Banquo – Mr Nice Guy?
Banquo, I admit, is a character I have never considered in much detail – any notes, character profiles of him simply present him as loyal, sensible etc. He is Macbeth’s friend, Duncan’s supporter, a sort of all-round good guy who is horribly betrayed and murdered by his bezzie. Rarely is he presented as rather pleased with himself about the witches’ predictions for him and secretly perhaps as ambitious as Macbeth.
Having recently considered Lady Macbeth in my musings, I thought I might turn my attention to this rather overlooked character. It set me diving into the text and scrolling through websites on searches such as ‘Does Banquo really count for much?’ Naturally most of the decent sites gave a good account of him, meriting about half a page. Even the graphics were of a rather pleasant bearded warrior – someone who looks a bit like Macbeth but has more of a friendly twinkle in his eye and carries a sword rather than a dagger. A few suggested that he is also rather ambitious.
So, I searched for bits of the play where he actually appears and started digging. I think the clever people out there who present him as rather less than Mr Nice Guy are probably right.
When the witches appear in A1 Sc3, Macbeth has not asked for their predictions – but Banquo does. He is very ‘me, me, me’. When they vanish, Macbeth immediately says, ‘Your children shall be kings.’ With life back then being all about bloodlines, both men are probably thinking this is more significant than being king. Banquo answers abruptly in this shared line by stating, ‘You shall be king.’ Is this an attempt to divert attention from the prediction made about him? In the same scene Macbeth asks him, ‘Do you not hope your children shall be kings…?’ Again, Banquo doesn’t respond directly but turns Macbeth’s attention back to the possibilities the witches have suggested to him. At this point, Banquo does issue his warning about the ‘instruments of darkness’ but who is he warning – Macbeth or himself?
Macbeth and Banquo twice promise they will discuss the witches and their predictions (A1 Sc3 and Act2 Sc1) but they never do – it is Macbeth that suggests they do so and Banquo who says ‘gladly’ and ‘At your kind’st leisure.’ Why does he not pursue this discussion? Is he as secretive about his thoughts as Macbeth? Are his thoughts, perhaps, as dark as Macbeth’s?
In A2 S1, Banquo admits that he can’t sleep and that he dreams about the witches. Are the two facts connected? Is he riddled with a restless ambition which is also murky enough to rob him of a good night’s rest? It is Macbeth who murders sleep but it seems Banquo’s thoughts are depriving him of some too. In this same scene he voices his desire to remain guilt free and loyal but why does he feel the need to say this? Ordinarily that would be a given.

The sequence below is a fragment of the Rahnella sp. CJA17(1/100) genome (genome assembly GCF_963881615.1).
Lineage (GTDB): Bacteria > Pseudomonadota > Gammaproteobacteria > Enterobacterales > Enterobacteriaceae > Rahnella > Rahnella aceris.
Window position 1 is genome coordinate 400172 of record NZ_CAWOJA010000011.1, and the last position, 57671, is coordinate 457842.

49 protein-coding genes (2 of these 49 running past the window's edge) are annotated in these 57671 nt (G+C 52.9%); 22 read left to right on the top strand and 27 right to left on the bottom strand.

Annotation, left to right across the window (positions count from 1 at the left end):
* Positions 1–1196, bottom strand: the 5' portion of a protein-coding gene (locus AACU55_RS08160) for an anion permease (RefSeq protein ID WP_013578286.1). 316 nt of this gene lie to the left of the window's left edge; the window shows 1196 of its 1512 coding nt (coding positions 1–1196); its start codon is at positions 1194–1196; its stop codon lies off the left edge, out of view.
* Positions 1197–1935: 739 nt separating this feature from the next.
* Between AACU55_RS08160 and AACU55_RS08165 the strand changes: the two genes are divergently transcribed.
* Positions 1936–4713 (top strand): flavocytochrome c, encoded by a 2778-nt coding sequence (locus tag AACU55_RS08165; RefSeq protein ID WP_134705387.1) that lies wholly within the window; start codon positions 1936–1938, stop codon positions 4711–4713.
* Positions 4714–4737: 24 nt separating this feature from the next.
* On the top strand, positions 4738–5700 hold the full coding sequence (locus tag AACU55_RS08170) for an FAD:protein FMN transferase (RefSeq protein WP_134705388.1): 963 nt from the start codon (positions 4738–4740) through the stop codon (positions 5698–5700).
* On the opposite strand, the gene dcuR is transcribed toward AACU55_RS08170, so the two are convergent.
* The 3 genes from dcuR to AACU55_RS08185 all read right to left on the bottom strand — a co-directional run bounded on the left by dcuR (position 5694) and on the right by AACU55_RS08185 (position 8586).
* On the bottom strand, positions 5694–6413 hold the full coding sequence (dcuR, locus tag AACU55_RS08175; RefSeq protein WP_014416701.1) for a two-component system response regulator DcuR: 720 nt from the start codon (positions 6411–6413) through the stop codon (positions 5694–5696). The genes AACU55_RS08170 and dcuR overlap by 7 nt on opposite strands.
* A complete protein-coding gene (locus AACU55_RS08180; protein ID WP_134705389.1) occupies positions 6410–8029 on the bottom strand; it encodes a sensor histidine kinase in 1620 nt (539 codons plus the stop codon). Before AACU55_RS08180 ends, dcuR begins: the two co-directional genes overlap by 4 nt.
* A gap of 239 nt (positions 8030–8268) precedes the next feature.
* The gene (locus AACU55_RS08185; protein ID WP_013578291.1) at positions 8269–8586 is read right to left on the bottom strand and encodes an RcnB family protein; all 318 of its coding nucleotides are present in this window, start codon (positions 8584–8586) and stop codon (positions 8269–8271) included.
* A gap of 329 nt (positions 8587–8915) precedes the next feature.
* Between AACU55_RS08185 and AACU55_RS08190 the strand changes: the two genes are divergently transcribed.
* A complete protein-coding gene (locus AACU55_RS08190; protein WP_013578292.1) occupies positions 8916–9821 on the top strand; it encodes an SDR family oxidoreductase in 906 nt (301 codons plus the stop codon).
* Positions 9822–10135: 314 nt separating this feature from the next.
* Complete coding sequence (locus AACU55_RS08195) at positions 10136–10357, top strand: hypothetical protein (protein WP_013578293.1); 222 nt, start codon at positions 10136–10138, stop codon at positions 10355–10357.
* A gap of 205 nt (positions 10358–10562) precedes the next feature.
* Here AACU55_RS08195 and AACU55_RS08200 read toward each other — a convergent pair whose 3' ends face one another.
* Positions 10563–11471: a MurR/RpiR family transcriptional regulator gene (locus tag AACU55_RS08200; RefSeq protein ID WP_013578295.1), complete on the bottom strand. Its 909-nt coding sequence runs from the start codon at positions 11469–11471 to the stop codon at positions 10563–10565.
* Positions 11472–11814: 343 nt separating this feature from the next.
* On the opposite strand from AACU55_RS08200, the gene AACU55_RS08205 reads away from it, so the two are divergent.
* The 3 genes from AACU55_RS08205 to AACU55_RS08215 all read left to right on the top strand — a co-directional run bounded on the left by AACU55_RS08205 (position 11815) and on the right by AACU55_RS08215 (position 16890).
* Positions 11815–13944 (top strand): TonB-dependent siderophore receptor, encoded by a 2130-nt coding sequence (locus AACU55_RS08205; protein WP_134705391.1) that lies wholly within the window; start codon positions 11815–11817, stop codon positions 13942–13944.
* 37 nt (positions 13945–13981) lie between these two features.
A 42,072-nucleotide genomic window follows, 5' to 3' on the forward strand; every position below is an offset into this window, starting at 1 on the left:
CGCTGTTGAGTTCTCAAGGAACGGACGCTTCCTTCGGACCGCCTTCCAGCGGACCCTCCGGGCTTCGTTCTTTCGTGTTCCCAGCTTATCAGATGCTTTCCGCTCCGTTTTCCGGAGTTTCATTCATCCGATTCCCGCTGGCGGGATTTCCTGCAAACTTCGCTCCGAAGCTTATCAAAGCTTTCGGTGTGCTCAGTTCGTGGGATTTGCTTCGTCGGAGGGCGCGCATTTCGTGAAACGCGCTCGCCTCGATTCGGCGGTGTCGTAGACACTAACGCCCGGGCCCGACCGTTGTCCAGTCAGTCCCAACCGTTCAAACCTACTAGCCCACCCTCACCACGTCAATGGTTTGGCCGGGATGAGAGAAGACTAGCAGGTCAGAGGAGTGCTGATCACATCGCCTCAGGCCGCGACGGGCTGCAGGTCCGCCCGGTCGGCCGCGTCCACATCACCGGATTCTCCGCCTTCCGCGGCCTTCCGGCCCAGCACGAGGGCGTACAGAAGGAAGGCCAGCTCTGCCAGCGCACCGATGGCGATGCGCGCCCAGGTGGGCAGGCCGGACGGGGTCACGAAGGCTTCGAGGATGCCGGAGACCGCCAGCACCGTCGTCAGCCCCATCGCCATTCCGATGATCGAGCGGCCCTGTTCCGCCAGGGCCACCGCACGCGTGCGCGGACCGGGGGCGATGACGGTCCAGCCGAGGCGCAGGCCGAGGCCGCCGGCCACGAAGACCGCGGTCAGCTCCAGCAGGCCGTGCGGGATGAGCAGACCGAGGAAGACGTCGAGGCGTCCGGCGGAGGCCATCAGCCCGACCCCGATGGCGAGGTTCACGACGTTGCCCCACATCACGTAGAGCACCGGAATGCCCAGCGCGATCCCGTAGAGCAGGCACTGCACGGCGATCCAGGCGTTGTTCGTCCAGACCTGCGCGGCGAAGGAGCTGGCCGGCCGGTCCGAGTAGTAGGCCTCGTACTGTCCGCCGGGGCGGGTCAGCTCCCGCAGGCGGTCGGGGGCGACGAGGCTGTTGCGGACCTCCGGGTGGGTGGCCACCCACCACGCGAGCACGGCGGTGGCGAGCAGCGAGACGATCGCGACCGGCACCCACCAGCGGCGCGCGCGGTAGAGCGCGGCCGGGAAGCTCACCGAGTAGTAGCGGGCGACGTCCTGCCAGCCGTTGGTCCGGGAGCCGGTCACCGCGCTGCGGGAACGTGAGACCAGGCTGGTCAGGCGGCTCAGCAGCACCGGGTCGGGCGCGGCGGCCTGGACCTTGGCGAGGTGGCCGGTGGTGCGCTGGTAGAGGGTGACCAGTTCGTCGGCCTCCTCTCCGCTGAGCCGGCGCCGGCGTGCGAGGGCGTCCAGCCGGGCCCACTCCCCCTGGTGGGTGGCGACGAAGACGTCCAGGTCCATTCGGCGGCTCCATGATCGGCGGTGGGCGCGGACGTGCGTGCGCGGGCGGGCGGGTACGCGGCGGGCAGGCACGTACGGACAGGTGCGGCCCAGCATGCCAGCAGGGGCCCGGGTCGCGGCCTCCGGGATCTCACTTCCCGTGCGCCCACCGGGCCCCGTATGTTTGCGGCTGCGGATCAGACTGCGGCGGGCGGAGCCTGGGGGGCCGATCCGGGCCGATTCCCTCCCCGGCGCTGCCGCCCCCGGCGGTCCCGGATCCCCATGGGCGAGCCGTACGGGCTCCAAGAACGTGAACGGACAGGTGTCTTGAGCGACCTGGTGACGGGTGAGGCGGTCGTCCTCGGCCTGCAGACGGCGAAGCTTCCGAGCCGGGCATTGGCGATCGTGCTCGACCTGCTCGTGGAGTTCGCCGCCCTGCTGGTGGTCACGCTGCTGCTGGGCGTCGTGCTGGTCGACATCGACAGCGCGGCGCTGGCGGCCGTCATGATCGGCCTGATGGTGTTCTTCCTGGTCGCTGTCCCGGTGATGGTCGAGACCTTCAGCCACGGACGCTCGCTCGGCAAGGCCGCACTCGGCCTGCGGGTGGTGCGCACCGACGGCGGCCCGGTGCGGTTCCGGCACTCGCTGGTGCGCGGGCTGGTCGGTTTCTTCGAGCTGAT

The possibility that Banquo is not all that he seems is most evident in his final appearance in Act 3, Sc 1 where he is alone on the stage. Maybe I’m misinterpreting the poor chap but he sounds very resentful here. Depending on your interpretation, his listing of Macbeth’s titles could almost be spat at the audience. He openly voices his suspicions of Macbeth: ‘I fear / Thou played’st most foully for’t’ but he immediately follows this with his own ‘hope’ that the witches ‘oracles’ will come true for him. Perhaps this is the best evidence that his dodging of Macbeth’s earlier question ‘Do you not hope…’ was indeed a clever move. Yes, he did hope and continues to hope and this reveals a much darker side to the Nice Guy. He tells himself, ‘But hush, no more.’ Is this because he genuinely doesn’t want to be tempted by the witches or because others are approaching? His duplicity at this point in the play is clear – he suspects Macbeth and yet claims ‘his ‘duties’ are ‘forever knit’ to Macbeth.
Banquo’s duplicity could also be evidenced in the fact that even when Duncan is killed he says nothing about the witches or about his suspicions. This could imply ardent loyalty to his friend but by this time things have gone far enough for any friend to call an end to secrets. Why does he hold back? Do his own dark ambitions play a part in this furtive behaviour.
So we can take Banquo at face value – great warrior, loyal friend, man of integrity. Or we can ask a few questions about his thoughts and actions and wonder if Shakespeare meant us to see that everyone has a darker side – even our closest friends.